“I’d love to talk to you about that,” I said.
“Great, can you help us out?”
“Oh I can’t get involved,” I explained. “I have to stay objective.”
“I don’t understand that,” he replied.
My impulse was to lecture him about the importance of objectivity in journalism, that journalists taking a stance threatens the public’s ability to learn the real truth without spin. Truthfully, the remark angered me.
But had I engaged with him like that, I would have given up the very objectivity I meant to to defend.
My involvement – and later the involvement of many journalists – in covering the #OccupyWallStreet protests surfaces a great debate and possible hazard in journalism – becoming part of the story.
I thought about this when I read of the arrest of Times contributor Natasha Lennard. With that action, she’s becoming part of the narrative. (I have no idea if she has a personal stand in this protest. Her arrest simply got me thinking.)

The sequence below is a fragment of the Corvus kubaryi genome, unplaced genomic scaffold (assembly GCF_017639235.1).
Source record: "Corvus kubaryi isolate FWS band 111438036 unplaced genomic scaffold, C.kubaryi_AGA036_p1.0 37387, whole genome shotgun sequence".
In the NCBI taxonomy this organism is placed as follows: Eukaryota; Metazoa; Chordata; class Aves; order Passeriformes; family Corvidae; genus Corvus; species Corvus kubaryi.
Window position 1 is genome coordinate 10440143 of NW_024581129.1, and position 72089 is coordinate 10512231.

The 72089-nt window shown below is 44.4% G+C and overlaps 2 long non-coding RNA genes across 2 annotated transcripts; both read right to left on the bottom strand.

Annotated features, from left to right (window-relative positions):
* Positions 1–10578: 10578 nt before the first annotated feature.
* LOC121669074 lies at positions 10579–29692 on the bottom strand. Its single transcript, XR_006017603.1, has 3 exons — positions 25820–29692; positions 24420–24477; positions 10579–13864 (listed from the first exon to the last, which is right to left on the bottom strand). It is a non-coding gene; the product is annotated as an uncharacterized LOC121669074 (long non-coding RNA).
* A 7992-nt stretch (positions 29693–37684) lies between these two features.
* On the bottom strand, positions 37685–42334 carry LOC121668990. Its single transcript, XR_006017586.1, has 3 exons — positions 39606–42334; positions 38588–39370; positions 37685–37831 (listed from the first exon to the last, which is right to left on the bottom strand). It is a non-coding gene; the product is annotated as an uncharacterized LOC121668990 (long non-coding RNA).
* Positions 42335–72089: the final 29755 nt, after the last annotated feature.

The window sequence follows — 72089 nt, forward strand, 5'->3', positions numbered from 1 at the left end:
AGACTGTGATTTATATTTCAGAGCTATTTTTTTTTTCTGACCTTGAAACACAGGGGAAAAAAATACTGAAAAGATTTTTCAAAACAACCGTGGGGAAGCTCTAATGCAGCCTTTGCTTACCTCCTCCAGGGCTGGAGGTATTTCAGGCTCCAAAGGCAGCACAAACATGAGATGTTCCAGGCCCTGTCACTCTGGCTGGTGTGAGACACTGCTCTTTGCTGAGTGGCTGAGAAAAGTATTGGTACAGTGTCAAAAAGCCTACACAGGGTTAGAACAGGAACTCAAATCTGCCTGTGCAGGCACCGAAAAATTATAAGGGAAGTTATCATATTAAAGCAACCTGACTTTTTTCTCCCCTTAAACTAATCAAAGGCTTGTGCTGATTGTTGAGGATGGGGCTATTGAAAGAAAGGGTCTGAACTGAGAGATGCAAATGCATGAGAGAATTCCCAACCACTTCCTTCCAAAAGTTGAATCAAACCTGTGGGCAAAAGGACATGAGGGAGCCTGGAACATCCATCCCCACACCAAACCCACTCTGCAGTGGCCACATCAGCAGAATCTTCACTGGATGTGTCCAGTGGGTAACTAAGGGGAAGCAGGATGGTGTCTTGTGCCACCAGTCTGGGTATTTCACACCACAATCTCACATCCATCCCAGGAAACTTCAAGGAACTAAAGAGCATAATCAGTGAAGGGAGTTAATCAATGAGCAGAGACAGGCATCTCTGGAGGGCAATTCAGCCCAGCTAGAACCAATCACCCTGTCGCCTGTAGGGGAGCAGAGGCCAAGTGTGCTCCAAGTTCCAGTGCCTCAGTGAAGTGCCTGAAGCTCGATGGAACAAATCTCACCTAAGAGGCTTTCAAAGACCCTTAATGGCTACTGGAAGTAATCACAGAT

I felt the same change on day one when my reports got largely retweeted, as I was probably the first journalist reporting from inside the march (as well as the first to attend the very earliest planning meetings).
It’s also hard when trying to convince editors of the importance of a story. In making a case for covering it, you sound a little like an advocate.
Everyone (certainly the OWS protestors, from what I’ve heard them say) expects the media to have an agenda. Understandable, since it so often does.
That’s not our job. Of course I have opinions, and some of my friends and family know them. But the more I report, the less strong they become.
I’m more excited and driven by diligent objectivity than by taking sides.
It’s what I do. Protestors take stands. Journalists (should) inform the public about those stands without spin.